The Supreme Court on Friday acquitted all six convicts, including three condemned prisoners, in 2002 Akshardham temple attack case and pulled up the Gujarat Police for shoddy investigation in the case in which all the accused faced prosecution under the stringent anti-terror law POTA.
A bench of justices AK Patnaik and V Gopala Gowda quashed the orders of the trial court and the Gujarat High Court by which three persons were awarded death sentence. Other convicts were facing varying jail terms from life sentence to 10 years for the September 24, 2002 terrorist attack on the Akshardham temple in Gandhinagar.
Adam Ajmeri, Shan Miya alias Chand Khan and Mufti Abdul Qyyum Mansuri were awarded death sentence in July 2006 by the special court set up to try the case under Prevention of Terrorism Act (POTA). While a local youth from Dariapur in the city Mohammed Salim Shaikh was sentenced to life imprisonment, Abdulmiyan Qadri was given a 10-year term and Altaf Hussain was sentenced to imprisonment for five years.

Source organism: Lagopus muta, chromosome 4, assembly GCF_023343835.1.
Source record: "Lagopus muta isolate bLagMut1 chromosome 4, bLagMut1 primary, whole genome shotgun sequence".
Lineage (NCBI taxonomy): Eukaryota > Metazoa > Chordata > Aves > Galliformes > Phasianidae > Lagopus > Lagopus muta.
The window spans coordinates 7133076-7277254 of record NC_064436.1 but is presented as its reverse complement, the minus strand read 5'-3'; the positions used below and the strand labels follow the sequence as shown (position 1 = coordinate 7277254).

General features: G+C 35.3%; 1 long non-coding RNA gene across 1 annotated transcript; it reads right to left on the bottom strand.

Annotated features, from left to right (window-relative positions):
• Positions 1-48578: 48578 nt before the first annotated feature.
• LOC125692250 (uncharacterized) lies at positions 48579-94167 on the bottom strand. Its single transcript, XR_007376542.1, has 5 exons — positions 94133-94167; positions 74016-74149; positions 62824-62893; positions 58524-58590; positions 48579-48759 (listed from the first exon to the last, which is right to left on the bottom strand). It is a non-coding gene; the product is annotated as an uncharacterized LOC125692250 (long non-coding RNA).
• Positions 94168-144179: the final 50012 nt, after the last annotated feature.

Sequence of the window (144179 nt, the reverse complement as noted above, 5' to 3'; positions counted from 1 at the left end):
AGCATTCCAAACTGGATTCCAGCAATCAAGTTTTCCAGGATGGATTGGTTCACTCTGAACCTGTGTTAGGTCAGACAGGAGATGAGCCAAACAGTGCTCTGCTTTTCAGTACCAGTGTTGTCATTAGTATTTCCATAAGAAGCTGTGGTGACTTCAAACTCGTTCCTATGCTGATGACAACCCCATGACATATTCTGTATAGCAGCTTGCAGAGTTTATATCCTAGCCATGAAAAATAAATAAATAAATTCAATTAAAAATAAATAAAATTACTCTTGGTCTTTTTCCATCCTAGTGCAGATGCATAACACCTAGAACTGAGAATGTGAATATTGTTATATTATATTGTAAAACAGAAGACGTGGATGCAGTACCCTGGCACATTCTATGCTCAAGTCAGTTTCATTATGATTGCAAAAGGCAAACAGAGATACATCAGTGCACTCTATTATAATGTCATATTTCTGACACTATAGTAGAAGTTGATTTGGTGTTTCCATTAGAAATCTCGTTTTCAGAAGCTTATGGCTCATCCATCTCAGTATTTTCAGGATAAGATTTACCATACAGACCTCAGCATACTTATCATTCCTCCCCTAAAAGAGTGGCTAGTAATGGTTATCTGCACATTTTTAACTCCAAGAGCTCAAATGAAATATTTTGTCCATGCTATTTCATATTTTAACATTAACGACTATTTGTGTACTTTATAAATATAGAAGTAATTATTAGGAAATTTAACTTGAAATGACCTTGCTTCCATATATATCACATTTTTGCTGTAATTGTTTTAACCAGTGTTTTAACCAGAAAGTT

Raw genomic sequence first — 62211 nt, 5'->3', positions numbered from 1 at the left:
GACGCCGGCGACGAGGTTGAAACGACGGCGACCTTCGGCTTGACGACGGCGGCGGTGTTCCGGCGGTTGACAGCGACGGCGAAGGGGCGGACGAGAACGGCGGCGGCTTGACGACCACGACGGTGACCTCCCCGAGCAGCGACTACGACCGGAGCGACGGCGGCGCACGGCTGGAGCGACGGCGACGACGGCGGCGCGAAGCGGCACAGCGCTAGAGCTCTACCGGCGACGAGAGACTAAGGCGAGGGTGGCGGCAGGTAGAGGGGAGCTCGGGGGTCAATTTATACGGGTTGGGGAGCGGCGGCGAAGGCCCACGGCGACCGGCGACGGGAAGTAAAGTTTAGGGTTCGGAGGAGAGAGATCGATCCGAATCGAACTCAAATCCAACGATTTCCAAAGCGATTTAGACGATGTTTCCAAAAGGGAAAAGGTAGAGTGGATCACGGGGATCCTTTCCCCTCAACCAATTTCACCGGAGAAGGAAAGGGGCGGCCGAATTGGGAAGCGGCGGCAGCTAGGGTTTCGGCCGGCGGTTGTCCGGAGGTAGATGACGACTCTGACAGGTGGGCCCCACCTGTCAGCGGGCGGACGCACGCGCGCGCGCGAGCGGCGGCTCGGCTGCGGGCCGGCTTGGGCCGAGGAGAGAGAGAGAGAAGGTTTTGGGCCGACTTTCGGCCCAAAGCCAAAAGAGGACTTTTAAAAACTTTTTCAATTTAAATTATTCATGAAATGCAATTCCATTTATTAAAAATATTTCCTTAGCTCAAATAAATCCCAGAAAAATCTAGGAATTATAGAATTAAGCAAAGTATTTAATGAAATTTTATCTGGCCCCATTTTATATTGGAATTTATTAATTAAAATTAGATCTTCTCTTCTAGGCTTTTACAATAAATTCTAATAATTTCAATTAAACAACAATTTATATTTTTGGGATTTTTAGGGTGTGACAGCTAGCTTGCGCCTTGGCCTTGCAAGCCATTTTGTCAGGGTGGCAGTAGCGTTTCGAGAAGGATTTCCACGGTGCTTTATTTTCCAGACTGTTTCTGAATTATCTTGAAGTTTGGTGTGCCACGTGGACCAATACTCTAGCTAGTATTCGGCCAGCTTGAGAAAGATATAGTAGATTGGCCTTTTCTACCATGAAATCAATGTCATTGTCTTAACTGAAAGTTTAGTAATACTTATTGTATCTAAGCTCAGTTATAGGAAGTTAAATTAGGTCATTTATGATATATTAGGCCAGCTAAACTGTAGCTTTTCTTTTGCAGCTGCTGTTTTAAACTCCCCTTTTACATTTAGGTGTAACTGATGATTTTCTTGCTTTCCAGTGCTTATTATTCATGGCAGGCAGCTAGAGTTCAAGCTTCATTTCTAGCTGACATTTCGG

The apex court ordered their release from jail "forthwith" if they are not convicted in any other case. The bench pulled up the Gujarat Police for shoddy its investigation in the case which concerned national security and integrity of the nation.
Two militants, identified as Murtuza Hafiz Yasin and Ashraf Ali Mohammed Farooq and allegedly having links with Pakistan-based Lashkar-e-Taiba, were killed by National Security Guard (NSG) commandos during the attack on the temple.
The attackers using automatic weapons and hand grenades had killed 32 people, including 28 temple visitors, three commandos, including one from NSG, and a constable of the State Reserve Police (SRP).
The apex court held that sanction to prosecute the arrested persons under POTA was "void" on ground of non-application of mind and the sanction was illegal and invalid. The bench said their confessional statements under POTA were not recorded by following appropriate procedure as sufficient cooling time which was required under the law was not granted.
It held that the prosecution story was conceived after "good deliberation" and the prosecution was unable to prove its case beyond reasonable doubt. The court said the statement of the approver was not corroborated by other evidence.